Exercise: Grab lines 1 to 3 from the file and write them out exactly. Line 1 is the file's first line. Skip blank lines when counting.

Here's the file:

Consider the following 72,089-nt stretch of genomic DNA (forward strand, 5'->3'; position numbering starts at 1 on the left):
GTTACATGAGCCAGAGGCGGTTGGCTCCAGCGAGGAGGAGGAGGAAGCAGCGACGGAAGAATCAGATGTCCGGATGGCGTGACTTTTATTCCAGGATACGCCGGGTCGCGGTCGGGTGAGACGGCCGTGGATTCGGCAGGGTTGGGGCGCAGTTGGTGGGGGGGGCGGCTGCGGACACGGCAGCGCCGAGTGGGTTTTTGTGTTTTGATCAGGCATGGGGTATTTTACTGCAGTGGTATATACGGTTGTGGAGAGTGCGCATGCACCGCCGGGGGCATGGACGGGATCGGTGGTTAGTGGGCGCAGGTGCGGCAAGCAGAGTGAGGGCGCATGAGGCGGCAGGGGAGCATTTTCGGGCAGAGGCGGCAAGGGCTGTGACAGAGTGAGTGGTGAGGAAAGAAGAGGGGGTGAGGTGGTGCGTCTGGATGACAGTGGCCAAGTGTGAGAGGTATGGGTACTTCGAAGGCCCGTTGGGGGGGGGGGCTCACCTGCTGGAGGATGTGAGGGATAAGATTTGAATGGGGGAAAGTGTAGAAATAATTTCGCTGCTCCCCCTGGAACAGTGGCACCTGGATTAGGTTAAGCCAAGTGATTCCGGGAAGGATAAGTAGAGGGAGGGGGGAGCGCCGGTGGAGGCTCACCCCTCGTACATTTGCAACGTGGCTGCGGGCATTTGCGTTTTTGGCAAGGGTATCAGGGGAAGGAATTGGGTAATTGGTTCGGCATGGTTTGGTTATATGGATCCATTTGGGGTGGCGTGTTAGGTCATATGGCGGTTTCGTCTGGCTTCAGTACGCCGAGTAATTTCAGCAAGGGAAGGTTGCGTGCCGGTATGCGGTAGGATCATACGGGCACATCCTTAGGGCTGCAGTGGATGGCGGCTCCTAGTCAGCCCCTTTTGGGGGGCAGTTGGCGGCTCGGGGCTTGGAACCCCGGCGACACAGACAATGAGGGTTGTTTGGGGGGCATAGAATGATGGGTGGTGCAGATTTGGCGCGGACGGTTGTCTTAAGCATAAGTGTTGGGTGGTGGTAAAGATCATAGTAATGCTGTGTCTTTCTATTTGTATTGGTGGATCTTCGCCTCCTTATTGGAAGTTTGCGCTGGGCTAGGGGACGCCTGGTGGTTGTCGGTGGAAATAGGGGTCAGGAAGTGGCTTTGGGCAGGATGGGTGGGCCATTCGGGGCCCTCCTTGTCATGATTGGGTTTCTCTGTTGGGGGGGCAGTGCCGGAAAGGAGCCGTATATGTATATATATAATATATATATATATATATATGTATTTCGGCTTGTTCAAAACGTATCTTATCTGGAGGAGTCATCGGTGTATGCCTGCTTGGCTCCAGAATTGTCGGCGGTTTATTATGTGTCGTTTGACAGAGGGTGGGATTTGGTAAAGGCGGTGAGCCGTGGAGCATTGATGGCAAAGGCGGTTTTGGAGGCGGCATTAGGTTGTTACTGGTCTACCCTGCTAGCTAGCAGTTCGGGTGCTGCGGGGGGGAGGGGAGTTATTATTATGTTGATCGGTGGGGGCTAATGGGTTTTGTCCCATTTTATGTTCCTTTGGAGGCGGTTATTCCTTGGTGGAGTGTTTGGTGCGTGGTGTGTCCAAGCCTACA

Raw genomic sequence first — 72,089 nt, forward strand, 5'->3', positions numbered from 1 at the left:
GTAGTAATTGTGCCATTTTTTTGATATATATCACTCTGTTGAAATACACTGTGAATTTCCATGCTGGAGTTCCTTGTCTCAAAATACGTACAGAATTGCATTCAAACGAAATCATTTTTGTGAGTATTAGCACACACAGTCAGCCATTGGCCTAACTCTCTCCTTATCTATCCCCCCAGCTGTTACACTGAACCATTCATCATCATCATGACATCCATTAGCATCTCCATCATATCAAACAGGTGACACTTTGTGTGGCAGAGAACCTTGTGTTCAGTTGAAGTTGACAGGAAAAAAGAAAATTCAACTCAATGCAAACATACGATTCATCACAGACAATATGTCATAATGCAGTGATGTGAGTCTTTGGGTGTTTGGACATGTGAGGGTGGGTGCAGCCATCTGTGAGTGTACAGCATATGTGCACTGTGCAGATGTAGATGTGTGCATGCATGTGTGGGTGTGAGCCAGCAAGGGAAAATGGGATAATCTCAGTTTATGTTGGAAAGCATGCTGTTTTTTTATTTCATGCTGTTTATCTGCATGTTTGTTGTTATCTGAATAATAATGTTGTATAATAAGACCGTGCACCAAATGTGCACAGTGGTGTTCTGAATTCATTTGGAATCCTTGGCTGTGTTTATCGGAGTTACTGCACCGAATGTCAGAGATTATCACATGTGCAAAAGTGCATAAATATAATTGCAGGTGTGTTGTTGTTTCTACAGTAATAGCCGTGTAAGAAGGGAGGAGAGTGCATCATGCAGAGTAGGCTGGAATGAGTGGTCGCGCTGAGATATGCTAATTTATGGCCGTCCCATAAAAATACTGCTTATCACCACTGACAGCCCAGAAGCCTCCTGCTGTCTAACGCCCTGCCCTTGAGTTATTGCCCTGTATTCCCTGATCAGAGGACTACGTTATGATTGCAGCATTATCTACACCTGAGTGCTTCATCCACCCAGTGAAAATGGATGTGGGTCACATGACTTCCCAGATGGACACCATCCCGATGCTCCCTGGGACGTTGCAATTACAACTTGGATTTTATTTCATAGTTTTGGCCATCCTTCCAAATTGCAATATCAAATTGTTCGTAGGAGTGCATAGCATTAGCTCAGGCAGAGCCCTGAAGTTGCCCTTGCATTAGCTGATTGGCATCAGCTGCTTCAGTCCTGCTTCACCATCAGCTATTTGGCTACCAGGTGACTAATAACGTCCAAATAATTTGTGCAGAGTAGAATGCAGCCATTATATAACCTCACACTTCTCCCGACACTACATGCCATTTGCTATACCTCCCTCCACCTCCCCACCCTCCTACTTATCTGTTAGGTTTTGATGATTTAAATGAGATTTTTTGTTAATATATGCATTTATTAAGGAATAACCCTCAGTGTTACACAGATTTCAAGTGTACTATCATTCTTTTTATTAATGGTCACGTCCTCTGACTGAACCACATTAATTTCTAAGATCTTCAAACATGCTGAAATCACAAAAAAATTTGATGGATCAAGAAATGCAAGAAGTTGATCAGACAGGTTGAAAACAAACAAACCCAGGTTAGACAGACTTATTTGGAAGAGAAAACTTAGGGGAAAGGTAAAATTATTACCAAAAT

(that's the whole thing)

Consider the following 72,089-nt stretch of genomic DNA (forward strand, 5'->3'; position numbering starts at 1 on the left):
GTTACATGAGCCAGAGGCGGTTGGCTCCAGCGAGGAGGAGGAGGAAGCAGCGACGGAAGAATCAGATGTCCGGATGGCGTGACTTTTATTCCAGGATACGCCGGGTCGCGGTCGGGTGAGACGGCCGTGGATTCGGCAGGGTTGGGGCGCAGTTGGTGGGGGGGGCGGCTGCGGACACGGCAGCGCCGAGTGGGTTTTTGTGTTTTGATCAGGCATGGGGTATTTTACTGCAGTGGTATATACGGTTGTGGAGAGTGCGCATGCACCGCCGGGGGCATGGACGGGATCGGTGGTTAGTGGGCGCAGGTGCGGCAAGCAGAGTGAGGGCGCATGAGGCGGCAGGGGAGCATTTTCGGGCAGAGGCGGCAAGGGCTGTGACAGAGTGAGTGGTGAGGAAAGAAGAGGGGGTGAGGTGGTGCGTCTGGATGACAGTGGCCAAGTGTGAGAGGTATGGGTACTTCGAAGGCCCGTTGGGGGGGGGGGCTCACCTGCTGGAGGATGTGAGGGATAAGATTTGAATGGGGGAAAGTGTAGAAATAATTTCGCTGCTCCCCCTGGAACAGTGGCACCTGGATTAGGTTAAGCCAAGTGATTCCGGGAAGGATAAGTAGAGGGAGGGGGGAGCGCCGGTGGAGGCTCACCCCTCGTACATTTGCAACGTGGCTGCGGGCATTTGCGTTTTTGGCAAGGGTATCAGGGGAAGGAATTGGGTAATTGGTTCGGCATGGTTTGGTTATATGGATCCATTTGGGGTGGCGTGTTAGGTCATATGGCGGTTTCGTCTGGCTTCAGTACGCCGAGTAATTTCAGCAAGGGAAGGTTGCGTGCCGGTATGCGGTAGGATCATACGGGCACATCCTTAGGGCTGCAGTGGATGGCGGCTCCTAGTCAGCCCCTTTTGGGGGGCAGTTGGCGGCTCGGGGCTTGGAACCCCGGCGACACAGACAATGAGGGTTGTTTGGGGGGCATAGAATGATGGGTGGTGCAGATTTGGCGCGGACGGTTGTCTTAAGCATAAGTGTTGGGTGGTGGTAAAGATCATAGTAATGCTGTGTCTTTCTATTTGTATTGGTGGATCTTCGCCTCCTTATTGGAAGTTTGCGCTGGGCTAGGGGACGCCTGGTGGTTGTCGGTGGAAATAGGGGTCAGGAAGTGGCTTTGGGCAGGATGGGTGGGCCATTCGGGGCCCTCCTTGTCATGATTGGGTTTCTCTGTTGGGGGGGCAGTGCCGGAAAGGAGCCGTATATGTATATATATAATATATATATATATATATATGTATTTCGGCTTGTTCAAAACGTATCTTATCTGGAGGAGTCATCGGTGTATGCCTGCTTGGCTCCAGAATTGTCGGCGGTTTATTATGTGTCGTTTGACAGAGGGTGGGATTTGGTAAAGGCGGTGAGCCGTGGAGCATTGATGGCAAAGGCGGTTTTGGAGGCGGCATTAGGTTGTTACTGGTCTACCCTGCTAGCTAGCAGTTCGGGTGCTGCGGGGGGGAGGGGAGTTATTATTATGTTGATCGGTGGGGGCTAATGGGTTTTGTCCCATTTTATGTTCCTTTGGAGGCGGTTATTCCTTGGTGGAGTGTTTGGTGCGTGGTGTGTCCAAGCCTACA

Raw genomic sequence first — 72,089 nt, forward strand, 5'->3', positions numbered from 1 at the left: